By Jamie Stafford
The summer of 2012 was my fourth year as a volunteer for the Ponheary Ly Foundation. Last year, my focus was on establishing the first ever football (soccer) team for Chey School. This year I returned with several objectives in mind: to check progress, review budget and spend for the year, help kick-off a girl’s football team and hold an end of year World Cup type of tournament across the various teams that are now up and running at Chey School.
Importantly as well, I wanted to work first-hand with the kids on drills and football strategies, as well as spend time with Coach Alin (who we asked to join last summer to lead the program) to understand the priorities and objectives for football at Chey for 2013.
Upon crossing our Khmer style football pitch (still a bit smaller and more rugged than the West), I was delighted to find great progress had been made under the motivational leadership of Coach Alin. Various teams had been solidified, matches had been played, full kits were being worn and the kids were much more disciplined and well-organised in play.
This was tremendous progress from last year where football at Chey was a handful of barefoot kids kicking a torn ball in a back patch of the school. Pupils had no opportunity to play games let alone compete against other schools with all the attendant school spirit and sense of competition that we take for granted in the West. What had been a vision to start Chey’s first football team last year, had now not only become a reality, but was now very much an institutional structure within the school.
The progress was most evident on the field. Last year, play consisted of 20 or so boys huddled around the ball in one large mass; with such an enormous scuffle of players, the whole field was left essentially vacant. In recognition that competing more broadly would require far greater tactical movement and line positioning, Alin and I focused hard on this last year.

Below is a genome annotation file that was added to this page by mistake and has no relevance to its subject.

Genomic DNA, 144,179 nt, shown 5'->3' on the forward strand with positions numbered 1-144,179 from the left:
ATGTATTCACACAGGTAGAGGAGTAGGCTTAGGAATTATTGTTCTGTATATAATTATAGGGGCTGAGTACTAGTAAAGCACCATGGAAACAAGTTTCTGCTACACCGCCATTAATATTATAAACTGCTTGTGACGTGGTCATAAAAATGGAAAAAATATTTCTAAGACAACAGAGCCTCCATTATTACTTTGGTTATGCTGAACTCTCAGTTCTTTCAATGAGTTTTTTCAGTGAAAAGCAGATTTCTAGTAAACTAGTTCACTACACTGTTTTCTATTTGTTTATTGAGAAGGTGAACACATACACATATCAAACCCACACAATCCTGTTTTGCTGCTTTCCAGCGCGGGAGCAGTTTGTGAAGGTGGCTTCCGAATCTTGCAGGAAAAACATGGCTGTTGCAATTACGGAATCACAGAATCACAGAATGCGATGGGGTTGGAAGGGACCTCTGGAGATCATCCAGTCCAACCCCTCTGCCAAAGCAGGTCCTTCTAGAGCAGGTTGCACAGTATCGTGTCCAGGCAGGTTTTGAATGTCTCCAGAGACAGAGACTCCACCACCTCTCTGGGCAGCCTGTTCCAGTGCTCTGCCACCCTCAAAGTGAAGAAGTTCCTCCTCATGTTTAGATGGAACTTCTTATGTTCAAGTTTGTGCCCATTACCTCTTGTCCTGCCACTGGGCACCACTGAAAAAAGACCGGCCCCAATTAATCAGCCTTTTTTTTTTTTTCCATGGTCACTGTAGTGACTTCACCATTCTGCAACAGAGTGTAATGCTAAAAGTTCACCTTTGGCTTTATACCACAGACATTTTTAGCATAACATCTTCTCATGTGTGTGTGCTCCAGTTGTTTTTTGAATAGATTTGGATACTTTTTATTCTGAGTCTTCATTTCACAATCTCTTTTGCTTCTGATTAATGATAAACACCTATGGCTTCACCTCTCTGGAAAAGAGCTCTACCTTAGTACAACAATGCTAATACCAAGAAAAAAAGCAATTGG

Thus, it was really rewarding to see drills had been practiced and refined. For example, not only are the students playing with more discipline in sticking to positions, creating space across the field, but for most part, the kids had stopped kicking the ball aimlessly when it came to them. Football matches, moreover, were now being won by the team, not only with the best ball handling skills but the keenest patience in waiting for the right opportunity to place the ball, first to other team mates and ultimately into the goal.
So this year, we increased the intensity of our drills and match-play. Alin and I would discuss new areas to focus on and then Alin would translate the drills and match play into Khmer. It was absolutely a pleasure and honour to play with the boys and reminisce on just how far we had come since last summer. The players have worked extremely hard and I could see real talent emerging on the field.
But a new and exciting development also took place this summer. Last year, we kicked off football only with boys at Chey. But it became a ritual to see teems of girls watching the matches from the sidelines. Hence, 2012 was time to start a girl’s squad as well. The result was far better than expected. Although the girls are just beginners, it was really promising to see so many of them turning out to play.
Some girls have a natural knack of the game, and many were agile and very fast runners, so Alin and I could see some excellent raw talent here as well. Seeing dozens of girls turning out for practice was just really fantastic and we made some good progress this summer in similar drills to improve not only ball handling but line positioning as well. A team for the girls is a huge step for Chey school.
Our time this summer ended with World Cup style tournament where separate teams played to win the school cup. The sense of anticipation was palpable. The turn-out of spectators was wonderful. It was just such a great feeling of connection and team spirit. It made me proud to see how far we had come, thanks in no small part to the support of the Ponheary Ly Foundation, Chey’s headmaster, the dedication of the students and to Alin’s leadership.
I look forward to continuing to work with Alin this year and push our efforts and organisation to an even higher level: more matches, more team members, more drills, more fun, more team spirit. We are on our way to fulfilling our shared dream to see Chey School become Siem Reap’s best school football team! And if we can institute this at Chey, maybe we will have a role model for other of the PLF schools as well.